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boulderjohn

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I wonder how your experience level (1000+ dives) affects your perception (boredom at the end of the dive).
More likely its my age.

Four years ago, DAN's Alert Diver magazine ran an article with a title along the lines of "Guidelines for Senior Divers." The author was 68, and he advised divers of that age range to limit maximum dive depths to 80 feet and dive times to 40 minutes. My friends and I are in our 70s. Our average max depth that week was 88 feet, with a deepest of 126 feet, and our average dive time was 88 minutes, with a max of 94.

There was some napping done in the afternoons.
 

scubadada

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More likely its my age.

Four years ago, DAN's Alert Diver magazine ran an article with a title along the lines of "Guidelines for Senior Divers." The author was 68, and he advised divers of that age range to limit maximum dive depths to 80 feet and dive times to 40 minutes. My friends and I are in our 70s. Our average max depth that week was 88 feet, with a deepest of 126 feet, and our average dive time was 88 minutes, with a max of 94.

There was some napping done in the afternoons.
Ha. I'm 68, did not know of my limitations. There's 68 and then there's 68.
 

Chap77

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I don’t know, but someone who has lived in Abilene and still has family there. All I know is you don’t want to go there. Lol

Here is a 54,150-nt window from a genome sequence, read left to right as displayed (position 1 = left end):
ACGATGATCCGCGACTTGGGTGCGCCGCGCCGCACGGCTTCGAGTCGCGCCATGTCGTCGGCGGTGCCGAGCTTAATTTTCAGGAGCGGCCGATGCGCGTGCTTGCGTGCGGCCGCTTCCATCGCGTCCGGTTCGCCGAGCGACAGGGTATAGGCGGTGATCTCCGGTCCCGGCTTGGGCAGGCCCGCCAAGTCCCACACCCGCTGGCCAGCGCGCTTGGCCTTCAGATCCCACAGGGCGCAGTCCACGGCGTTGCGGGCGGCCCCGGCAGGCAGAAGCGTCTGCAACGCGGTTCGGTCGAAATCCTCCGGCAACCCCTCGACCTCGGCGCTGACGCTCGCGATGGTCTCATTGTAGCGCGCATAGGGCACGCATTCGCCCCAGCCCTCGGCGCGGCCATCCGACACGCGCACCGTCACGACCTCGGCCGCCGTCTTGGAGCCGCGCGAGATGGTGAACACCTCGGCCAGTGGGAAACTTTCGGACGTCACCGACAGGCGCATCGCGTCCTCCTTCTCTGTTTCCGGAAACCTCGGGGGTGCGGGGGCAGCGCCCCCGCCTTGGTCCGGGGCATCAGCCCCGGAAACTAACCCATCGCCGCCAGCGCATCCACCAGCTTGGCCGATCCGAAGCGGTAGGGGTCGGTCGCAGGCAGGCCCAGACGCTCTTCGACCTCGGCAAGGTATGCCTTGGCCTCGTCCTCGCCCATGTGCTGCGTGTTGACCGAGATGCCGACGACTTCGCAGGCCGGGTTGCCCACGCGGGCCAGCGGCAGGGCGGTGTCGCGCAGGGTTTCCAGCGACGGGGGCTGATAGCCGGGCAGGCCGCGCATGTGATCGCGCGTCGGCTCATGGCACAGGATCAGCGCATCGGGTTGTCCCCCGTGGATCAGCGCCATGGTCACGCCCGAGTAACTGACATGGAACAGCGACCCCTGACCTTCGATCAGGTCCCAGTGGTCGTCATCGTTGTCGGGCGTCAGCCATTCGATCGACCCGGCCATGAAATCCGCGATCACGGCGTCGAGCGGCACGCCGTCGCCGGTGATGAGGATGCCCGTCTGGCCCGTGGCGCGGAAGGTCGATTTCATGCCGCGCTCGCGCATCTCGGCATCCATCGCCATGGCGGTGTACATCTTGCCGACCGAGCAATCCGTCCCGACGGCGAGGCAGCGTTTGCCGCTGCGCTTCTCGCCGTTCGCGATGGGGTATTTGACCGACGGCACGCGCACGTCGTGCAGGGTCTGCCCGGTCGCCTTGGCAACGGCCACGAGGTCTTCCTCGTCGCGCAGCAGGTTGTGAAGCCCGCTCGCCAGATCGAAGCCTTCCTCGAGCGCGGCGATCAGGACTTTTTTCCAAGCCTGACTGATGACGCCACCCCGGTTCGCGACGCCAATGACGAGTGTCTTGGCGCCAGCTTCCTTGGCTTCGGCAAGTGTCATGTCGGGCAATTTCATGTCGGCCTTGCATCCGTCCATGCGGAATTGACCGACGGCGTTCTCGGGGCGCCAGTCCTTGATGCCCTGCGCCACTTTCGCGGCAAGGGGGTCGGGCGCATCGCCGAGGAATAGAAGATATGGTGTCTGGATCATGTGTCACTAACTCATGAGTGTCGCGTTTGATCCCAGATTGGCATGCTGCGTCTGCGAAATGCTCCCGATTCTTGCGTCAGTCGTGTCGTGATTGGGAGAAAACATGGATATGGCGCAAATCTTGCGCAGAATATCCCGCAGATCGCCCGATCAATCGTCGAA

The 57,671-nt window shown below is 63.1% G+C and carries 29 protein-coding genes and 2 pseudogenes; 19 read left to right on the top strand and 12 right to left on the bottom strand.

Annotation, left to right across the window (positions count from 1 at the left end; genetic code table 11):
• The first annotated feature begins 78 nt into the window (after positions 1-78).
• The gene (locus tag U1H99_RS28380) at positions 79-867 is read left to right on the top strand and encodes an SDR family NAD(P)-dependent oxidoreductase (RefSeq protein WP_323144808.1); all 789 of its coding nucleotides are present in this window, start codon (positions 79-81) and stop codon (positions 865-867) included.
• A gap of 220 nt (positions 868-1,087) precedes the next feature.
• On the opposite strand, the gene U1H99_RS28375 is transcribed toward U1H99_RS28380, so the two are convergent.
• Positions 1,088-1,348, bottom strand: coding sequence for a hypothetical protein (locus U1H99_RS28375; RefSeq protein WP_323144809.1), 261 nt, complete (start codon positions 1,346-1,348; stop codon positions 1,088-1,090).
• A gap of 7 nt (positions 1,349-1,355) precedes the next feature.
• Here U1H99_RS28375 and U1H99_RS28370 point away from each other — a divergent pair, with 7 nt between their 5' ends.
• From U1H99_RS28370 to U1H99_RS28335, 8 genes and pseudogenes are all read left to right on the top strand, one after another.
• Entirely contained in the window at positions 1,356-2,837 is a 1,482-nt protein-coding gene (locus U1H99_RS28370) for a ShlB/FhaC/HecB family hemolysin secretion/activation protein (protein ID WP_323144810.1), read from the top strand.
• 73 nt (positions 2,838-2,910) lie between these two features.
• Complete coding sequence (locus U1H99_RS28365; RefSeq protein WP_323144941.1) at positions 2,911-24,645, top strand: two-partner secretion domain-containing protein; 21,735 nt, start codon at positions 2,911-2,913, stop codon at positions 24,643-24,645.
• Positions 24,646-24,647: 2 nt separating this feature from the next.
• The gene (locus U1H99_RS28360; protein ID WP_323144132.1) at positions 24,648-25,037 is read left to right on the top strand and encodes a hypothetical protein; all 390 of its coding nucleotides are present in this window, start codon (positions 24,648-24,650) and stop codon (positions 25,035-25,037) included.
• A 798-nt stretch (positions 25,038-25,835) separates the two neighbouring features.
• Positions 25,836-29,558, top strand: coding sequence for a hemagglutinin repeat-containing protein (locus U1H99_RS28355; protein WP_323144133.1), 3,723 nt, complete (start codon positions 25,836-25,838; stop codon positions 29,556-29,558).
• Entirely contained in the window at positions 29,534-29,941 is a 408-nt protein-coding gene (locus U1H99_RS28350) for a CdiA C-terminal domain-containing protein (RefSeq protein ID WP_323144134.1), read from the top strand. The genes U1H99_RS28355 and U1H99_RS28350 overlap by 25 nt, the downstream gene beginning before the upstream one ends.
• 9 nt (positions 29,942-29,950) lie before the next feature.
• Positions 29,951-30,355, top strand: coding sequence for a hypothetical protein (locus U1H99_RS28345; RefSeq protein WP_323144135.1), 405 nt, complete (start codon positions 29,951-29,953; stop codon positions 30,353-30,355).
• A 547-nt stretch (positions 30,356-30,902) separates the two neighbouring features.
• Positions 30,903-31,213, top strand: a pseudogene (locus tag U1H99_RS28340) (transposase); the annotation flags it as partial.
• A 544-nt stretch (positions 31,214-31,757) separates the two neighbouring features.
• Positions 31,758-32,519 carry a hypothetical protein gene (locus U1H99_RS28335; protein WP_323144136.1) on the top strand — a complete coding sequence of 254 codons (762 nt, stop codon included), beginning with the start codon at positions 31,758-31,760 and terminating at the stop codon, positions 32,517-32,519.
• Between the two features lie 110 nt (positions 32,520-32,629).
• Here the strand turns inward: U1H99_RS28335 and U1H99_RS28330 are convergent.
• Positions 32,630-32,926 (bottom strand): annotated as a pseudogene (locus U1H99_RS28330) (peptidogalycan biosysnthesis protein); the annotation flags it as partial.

gbf

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Actually, we were in Odesa, for sure nobody wanted to go to Midland, so Abilene it was.

Just some historical background.
We played Permian in 1970 - took an axx-beating. Abilene is paradise...
 

Vicko

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I noticed this a lot with bad weather.
I tell people they will be sick during the drive, they won't see anything during the dive and at least 1 in 5 people will panic on the surface and everyone still goes, because nobody want's to be that guy that ruined the fun for everyone else.
And of course, 2 people stay on the boat to chum, the current is ripping the wrong way, all the interesting critters are doing the smart thing and staying at a bar, or a fishy version of it, until the weather clears, and that one macho guy get's a panic attack and I get to drag his overgrown manly body back to the ladder because apparently being catatonic is a viable solution for the 1 in 5 people problems.
 
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boulderjohn

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I noticed this a lot with bad weather.
I tell people they will be sick during the drive, they won't see anything during the dive and at least 1 in 5 people will panic on the surface and everyone still goes, because nobody want's to be that guy that ruined the fun for everyone else.
And of course, 2 people stay on the boat to chum, the current is ripping the wrong way, all the interesting critters are doing the smart thing and staying at a bar, or a fishy version of it, until the weather clears, and that one macho guy get's a panic attack and I get to drag his overgrown manly body back to the ladder because apparently being catatonic is a viable solution for the 1 in 5 people problems.
You just vaguely described the famous case of Chris and Chrissy Rouse, the father and son team who dived when others were bailing because of the weather. Although the weather was not the cause, the fact remains that they died because they talked each other into doing a dive that neither of them wanted to do.